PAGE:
The Spirit’s Blade – Chapter 17

Haldri Paxmer hated waiting. It was beneath the dignity of a Queen to wait on the appearance of a lesser being, and in the end everyone else beside Haldraxan was a lesser being when compared to the Queen of Paxmer.

“Oh good, you’re still here,” Merrin Quick said as she was escorted through the door that led to the queen’s Tactical Reception room.

“You are tardy,” Haldri said. “I do not know that I have business to do with a shipping clerk who delivers herself late to a scheduled meeting.”

“I would take offense at that, but I actually did start as a shipping clerk,” Merrin said. “You should try it. It’s very enlightening to see how an organization can run smoothly or poorly based on how well the management understands what they’re asking their workforce to accomplish.”

“I need no lessons in governance,” Haldri said. “What delayed you?”

“Late delivery of news on some sourcing opportunities,” Merrin said. “I thought you’d appreciate having the most up to date information for how much of your speciality materials we’ll be able to deliver.”

“I will appreciate the news only if its good,” Haldri said.

Merrin smiled and shook her head, either in disbelief or mockery. Haldri was tempted to forget the strategic value the Gallagrin guildmaster represented. Feeding Merrin to Haldraxan wouldn’t support Haldri’s plan at all, but it would make the queen feel marvelously better, or so she imagined.

“It’s not good news,” Merrin said. “It’s fantastic news. House Scor had its outstanding tax liens called in by the Gallagrin crown.”

“And why should we be concerned over something so trivial as Gallagrin coins moving from one noble house to another?” Haldri asked.

“It’s complicated,” Merrin said. “Are you sure you want the explanation?”

“You seemed to feel it was important enough to delay this meeting for,” Haldri said.

“I wanted to walk in here with the proper information,” Merrin said. “I don’t promise things I can’t deliver, and being aware of the current state of the market is a big part of that.”

“Then tell me why this affects your market,” Haldri said.

“House Scor was a supporter of King Sathe during the civil war a few years back. They backed him up till the end but when Queen Alari won the throne, they claimed they’d only backed Sathe because he held their heir and his two younger brothers as hostages against the house’s good behavior,” Merrin said.

“If they backed the Butcher King, why do they still exist?” Haldri asked.

“A lot of nobles backed Sathe,” Merrin said. “When the Queen ascended to the throne, her court was one quarter allies, one quarter enemies and the remaining half were people who were somewhere in the middle.”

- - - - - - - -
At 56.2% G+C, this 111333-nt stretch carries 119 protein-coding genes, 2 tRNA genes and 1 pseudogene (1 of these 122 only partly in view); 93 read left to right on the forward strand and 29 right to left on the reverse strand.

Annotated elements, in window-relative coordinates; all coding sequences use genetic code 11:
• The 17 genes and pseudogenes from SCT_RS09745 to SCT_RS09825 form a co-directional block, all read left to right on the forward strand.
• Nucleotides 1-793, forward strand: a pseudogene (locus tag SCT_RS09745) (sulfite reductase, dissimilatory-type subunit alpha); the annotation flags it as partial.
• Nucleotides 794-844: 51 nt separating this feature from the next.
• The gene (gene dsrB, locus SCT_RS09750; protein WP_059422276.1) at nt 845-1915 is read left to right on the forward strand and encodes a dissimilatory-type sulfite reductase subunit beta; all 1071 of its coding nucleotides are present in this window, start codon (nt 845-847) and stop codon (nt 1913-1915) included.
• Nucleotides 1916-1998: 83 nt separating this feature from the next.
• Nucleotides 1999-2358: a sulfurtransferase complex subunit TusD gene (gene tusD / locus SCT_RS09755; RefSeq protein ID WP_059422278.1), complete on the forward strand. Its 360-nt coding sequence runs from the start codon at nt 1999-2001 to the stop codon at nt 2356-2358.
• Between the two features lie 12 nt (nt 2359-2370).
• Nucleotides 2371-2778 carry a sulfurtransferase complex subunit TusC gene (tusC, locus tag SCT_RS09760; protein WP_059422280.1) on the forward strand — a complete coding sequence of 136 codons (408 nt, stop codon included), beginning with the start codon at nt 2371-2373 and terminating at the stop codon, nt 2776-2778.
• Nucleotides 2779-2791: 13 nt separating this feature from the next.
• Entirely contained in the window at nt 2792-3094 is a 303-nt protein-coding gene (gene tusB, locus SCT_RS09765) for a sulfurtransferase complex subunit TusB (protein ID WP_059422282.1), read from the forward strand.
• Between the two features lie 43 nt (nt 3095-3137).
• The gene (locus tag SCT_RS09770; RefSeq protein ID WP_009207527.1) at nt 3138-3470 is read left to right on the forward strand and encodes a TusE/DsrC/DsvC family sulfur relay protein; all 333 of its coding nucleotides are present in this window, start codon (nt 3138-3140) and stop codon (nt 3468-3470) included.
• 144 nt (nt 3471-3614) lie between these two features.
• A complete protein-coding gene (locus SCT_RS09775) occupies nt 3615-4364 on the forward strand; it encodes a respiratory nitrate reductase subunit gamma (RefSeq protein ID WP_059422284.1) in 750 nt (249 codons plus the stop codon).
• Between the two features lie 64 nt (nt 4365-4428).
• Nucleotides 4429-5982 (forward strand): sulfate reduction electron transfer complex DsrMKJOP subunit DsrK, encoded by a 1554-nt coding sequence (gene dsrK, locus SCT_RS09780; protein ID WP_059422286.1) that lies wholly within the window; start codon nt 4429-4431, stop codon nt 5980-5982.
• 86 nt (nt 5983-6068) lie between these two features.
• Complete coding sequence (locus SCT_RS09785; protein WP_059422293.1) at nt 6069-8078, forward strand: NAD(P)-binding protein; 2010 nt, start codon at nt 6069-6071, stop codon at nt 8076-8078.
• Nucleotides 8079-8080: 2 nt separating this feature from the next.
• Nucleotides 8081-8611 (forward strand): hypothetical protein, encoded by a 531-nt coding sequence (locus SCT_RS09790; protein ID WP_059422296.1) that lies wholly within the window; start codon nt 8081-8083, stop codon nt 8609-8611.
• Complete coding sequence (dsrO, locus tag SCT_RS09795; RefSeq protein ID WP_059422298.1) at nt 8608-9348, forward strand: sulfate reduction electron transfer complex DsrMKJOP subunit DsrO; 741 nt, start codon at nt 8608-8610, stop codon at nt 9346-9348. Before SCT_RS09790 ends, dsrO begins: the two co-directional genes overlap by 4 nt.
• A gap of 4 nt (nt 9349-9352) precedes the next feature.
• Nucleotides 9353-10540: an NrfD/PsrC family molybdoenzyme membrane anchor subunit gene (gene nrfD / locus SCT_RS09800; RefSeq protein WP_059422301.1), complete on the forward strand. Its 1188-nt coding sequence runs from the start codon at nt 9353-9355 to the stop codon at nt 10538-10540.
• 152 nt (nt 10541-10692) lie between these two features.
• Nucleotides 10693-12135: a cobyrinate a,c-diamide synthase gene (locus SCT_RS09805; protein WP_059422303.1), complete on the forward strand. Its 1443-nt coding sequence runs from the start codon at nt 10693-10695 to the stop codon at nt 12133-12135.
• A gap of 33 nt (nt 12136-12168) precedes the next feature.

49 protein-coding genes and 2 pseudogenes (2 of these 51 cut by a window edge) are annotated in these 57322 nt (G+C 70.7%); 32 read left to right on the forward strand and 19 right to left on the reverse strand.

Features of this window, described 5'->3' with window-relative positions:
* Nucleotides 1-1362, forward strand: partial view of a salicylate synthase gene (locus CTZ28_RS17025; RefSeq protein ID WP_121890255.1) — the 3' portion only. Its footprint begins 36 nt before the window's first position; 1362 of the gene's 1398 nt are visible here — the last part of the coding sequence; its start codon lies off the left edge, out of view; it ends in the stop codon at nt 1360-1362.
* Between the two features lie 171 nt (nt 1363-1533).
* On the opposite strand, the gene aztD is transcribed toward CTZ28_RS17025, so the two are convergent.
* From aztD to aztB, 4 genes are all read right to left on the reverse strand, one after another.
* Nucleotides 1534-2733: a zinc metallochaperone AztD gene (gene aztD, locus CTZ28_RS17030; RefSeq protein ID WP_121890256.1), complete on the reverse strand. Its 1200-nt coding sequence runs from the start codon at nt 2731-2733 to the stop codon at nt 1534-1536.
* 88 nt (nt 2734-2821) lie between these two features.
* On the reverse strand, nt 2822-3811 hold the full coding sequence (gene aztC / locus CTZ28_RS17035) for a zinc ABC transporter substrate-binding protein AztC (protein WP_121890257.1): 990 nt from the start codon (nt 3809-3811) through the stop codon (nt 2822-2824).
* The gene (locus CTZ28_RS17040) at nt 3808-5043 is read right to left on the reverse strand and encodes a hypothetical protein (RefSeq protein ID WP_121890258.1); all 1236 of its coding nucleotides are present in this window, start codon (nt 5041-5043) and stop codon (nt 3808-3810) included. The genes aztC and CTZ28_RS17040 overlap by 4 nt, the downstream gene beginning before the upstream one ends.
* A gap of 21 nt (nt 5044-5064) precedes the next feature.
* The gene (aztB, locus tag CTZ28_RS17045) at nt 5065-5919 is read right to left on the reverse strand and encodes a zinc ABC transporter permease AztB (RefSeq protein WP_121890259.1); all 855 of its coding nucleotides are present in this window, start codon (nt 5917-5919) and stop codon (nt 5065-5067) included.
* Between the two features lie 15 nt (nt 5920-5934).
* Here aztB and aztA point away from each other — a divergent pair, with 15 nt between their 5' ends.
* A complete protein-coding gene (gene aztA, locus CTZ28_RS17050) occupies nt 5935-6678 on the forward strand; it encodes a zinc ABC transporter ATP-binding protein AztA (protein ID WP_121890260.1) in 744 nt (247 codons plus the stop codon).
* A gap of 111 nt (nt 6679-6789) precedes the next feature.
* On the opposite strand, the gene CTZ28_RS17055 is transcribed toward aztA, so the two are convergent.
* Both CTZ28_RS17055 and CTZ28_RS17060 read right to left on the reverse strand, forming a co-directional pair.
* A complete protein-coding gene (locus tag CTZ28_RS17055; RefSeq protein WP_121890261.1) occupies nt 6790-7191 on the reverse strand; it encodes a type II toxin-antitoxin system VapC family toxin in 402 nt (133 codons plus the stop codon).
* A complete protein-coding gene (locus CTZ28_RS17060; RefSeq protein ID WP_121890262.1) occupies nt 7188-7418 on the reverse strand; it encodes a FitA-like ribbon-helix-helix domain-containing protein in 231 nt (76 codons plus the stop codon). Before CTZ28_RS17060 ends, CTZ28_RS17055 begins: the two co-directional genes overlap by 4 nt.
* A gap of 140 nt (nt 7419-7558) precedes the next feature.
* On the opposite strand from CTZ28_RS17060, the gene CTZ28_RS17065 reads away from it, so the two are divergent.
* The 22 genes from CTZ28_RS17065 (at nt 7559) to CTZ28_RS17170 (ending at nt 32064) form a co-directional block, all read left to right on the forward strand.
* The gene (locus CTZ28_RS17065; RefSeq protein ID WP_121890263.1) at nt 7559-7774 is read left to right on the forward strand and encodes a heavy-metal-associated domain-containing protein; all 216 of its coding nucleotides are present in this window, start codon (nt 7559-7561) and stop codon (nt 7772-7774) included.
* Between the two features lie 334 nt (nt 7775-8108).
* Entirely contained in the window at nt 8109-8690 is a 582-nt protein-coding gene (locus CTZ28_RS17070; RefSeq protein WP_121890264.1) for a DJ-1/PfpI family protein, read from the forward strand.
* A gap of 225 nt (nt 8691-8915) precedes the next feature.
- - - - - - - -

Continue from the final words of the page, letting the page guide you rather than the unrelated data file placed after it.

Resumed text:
“In Paxmer we have a solution to problems like that,” Haldri said.

“The Queen doesn’t have dragons to call on,” Merrin said.

“Of course you don’t,” Haldri said. “Just those foolish little spirit bonded warriors.”

“Yeah, and the Pact Knights are scattered among all of the nobles, so the Queen had to be careful with how she reconstructed the kingdom,” Merrin said. “One of the areas that’s produced a lot of friction is who pays for all the rebuilding. Even seven years out from the fighting there are still bridges that haven’t been rebuilt and fields that need to be recovered.”

“You make it sound as though the kingdom is in such poor shape that someone could simply walk in and conquer it by saying they did,” Haldri said.

“Probably looks tempting but I wouldn’t recommend it,” Merrin said. “Rebuilding the nation’s defenses has been a top priority. The Queen has invested a lot the country’s wealth in restoring both its economic and military viability.”

“And House Scor factors into this tale how?” Haldri asked. Because she was a queen, people seemed to uniformly consume as much of her time as they possibly could. Haldri was certain that Merrin would fall into that trap as well and explain the minutiae of Gallagrin politics and its economic conditions for as long as the queen allowed her to speak. It was better, Haldri decided, to keep the conversation on track lest she give in to the royal urge to throttle the inane prattling out of Merrin before another word could be uttered.

“House Scor was the recipient of a sizeable chunk of gold which went towards the production of just the sort of weapons and armor that you’re looking for.” Merrin said.

“And how does that do us any good?” Haldri asked. “We don’t need the Paxmer queen better armed. It’s a shame our brother left her with any arms at all.”

“House Scor was given the gold for prototypes,” Merrin said. “Which they produced using a new smelting method. They claimed the weapons and armor would be lighter, stronger and easier to maintain, and the initial testing of the prototypes proved that out.”

“How joyful,” Haldri said. “So Gallagrin has superior mundane weapons.”

“Gallagrin has the prototypes of superior mundane weapons,” Merrin said. “That’s all that the crown paid for. House Scor went on and began producing a sizeable quantity of their gear on their own in anticipation of heavy demand once the results of the prototype testing were released. That’s what put them in the poor position they’re in today.”

“The results were never released?” Haldri asked, finding herself delighted that someone had been double crossed. She could work with that sort of information.

“The results were contested,” Merrin said. “Poor testing methodology was the official reason given. At the same time, the crown decided it was time to call in the back taxes which House Scor owed since rebuilding a country is a costly endeavor.”

“Did they hope to seize the weapons as part of the tax payment?” Haldri asked. As much as she hated Alari Gallagrin, Haldri couldn’t help but smile at the properly draconic display of royal privilege.